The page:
Alex Dunn

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Brian Leiter is an issue for philosophy

UPDATE: Brian Leiter replied by email; that communication is included in full at the bottom of this post.


Brian Leiter, proprieter of the philosophy blog Leiter Reports and—until recently—sole controller of the influential Philosophical Gourmet Report, is an issue for the profession of academic philosophy. Despite his claims to oppose sexism, racism, and other oppressions in academic philosophy, is often complicit in creating a hostile climate towards marginalized philosophers—either by policing the boundaries of “real” philosophy; concern trolling efforts at real change; engaging in casual ableism; linking approvingly to anonymous blogs like “Real Feminist Philosophers” and Philosatire which engage in racism, sexism, and ableism; or by threatening and bullying junior women in the profession.

The fact that he and his blog remain influential suggest that a significant proportion of

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How Academic Philosophers Are Trying to End Academic Philosophy — And Getting It Right

Is there any point in continuing to allow academic philosophy to exist?

Despite the field’s reputation for sexism, racism, ableism, and all that is reactionary, most of us still assume that academic philosophy deserves its place in the university. It improves our critical thinking abilities, teaches us how to understand arguments and encourages useful, logical patterns of thought. And Spencer Case of the University of Colorado sees signs of moral progress:

Weinberg plans to continue teaching same sex-marriage as a controversy in his contemporary-ethics course, but primarily in order to shed light on other issues and to expose the “highly problematic” arguments of those who oppose it. He mulls relegating the topic to a course on “historical moral problems,” where it can be discussed alongside slavery and other topics he considers settled.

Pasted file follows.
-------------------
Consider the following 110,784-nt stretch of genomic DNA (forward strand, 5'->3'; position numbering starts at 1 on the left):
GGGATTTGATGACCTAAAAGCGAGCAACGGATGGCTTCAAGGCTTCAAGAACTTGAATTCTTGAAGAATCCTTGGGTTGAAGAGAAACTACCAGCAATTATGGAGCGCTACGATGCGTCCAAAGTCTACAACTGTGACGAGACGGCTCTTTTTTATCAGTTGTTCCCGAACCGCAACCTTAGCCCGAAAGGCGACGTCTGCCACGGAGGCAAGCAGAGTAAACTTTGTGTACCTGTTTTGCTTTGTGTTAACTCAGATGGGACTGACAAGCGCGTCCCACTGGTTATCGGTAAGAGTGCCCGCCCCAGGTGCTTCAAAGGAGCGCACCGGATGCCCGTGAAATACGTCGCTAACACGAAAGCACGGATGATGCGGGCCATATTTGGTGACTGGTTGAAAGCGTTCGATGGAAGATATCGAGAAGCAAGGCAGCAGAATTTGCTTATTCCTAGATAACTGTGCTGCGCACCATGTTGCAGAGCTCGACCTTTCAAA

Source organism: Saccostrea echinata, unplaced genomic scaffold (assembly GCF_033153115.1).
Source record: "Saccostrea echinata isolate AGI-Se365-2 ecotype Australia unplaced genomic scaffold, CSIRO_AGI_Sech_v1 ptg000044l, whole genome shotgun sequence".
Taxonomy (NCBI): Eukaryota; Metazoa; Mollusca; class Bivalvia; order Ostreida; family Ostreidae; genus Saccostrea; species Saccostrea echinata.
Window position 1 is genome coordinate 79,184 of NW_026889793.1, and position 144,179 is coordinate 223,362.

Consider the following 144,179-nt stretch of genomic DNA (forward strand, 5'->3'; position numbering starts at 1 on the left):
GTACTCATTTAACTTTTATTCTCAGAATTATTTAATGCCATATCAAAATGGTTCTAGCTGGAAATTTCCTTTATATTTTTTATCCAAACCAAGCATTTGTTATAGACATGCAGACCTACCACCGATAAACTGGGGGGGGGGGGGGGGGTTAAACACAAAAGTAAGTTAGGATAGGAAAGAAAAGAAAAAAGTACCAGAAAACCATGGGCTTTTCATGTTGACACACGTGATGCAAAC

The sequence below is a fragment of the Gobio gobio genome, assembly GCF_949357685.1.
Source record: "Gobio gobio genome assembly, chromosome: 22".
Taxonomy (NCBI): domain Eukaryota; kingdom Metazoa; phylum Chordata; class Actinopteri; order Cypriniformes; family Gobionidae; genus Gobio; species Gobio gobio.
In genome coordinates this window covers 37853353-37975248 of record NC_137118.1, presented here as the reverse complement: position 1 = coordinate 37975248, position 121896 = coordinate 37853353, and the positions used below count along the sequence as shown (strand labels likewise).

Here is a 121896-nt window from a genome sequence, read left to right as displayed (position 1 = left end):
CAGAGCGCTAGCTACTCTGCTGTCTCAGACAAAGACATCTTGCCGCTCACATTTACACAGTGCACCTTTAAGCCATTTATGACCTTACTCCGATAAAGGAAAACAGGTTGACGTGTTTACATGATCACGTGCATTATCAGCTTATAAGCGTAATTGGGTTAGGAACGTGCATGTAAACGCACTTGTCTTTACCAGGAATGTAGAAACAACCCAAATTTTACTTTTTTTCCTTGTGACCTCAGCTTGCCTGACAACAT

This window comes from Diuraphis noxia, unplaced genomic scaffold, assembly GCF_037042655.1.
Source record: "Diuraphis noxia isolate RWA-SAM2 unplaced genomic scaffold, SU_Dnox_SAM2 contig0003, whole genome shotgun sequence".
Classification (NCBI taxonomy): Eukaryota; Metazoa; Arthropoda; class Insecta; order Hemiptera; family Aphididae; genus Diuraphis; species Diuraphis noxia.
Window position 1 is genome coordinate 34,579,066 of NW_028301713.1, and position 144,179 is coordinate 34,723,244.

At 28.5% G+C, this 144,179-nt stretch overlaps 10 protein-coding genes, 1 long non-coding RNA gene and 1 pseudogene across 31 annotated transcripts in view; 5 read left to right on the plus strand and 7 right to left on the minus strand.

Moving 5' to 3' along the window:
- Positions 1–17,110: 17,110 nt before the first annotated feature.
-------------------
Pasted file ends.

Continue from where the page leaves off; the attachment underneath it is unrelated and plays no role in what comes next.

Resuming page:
But Case points out that moral progress is

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By definition, philosophy is for white men

Peter Unger did a softball interview with a former student to promote his new book and gaze in wonder upon his own intelligence. Eric Schliesser dealt with the interview as a whole, so I’ll focus less on his staggering arrogance and more on his ridiculously narrow understanding of what philosophy is, and how damaging such an understanding can be.


Unger’s preening self-flattery reaches its climax when he trashes Bertrand Russell and Russell’s Problems of Philosophy. I’ll start there because it lets me make a funny joke about how Unger himself represents a great number of the problems of philosophy.

Unger embodies the tendencies of philosophers both to consider themselves experts on everything about which they are aware, and—as Schliesser points out—to intentionally fail to understand that which is not convenient. But as obnoxious as those tendencies are, they’re less dangerous than

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Intuitively, philosophy is for white men

Our familiar punching bag Philosatire now has three posts making fun of ableism, disability studies, and people with disabilities in general, so let’s say something about that.

Two days ago Philosatire published a post “satirizing” a recent allegation of assault. I don’t know what exactly Philosatire’s intentions were with this post and I don’t care because the upshot was that they directly compared people with disabilities to aliens. When I challenged them on Twitter, they gave a snide little response and then dug in their heels this morning: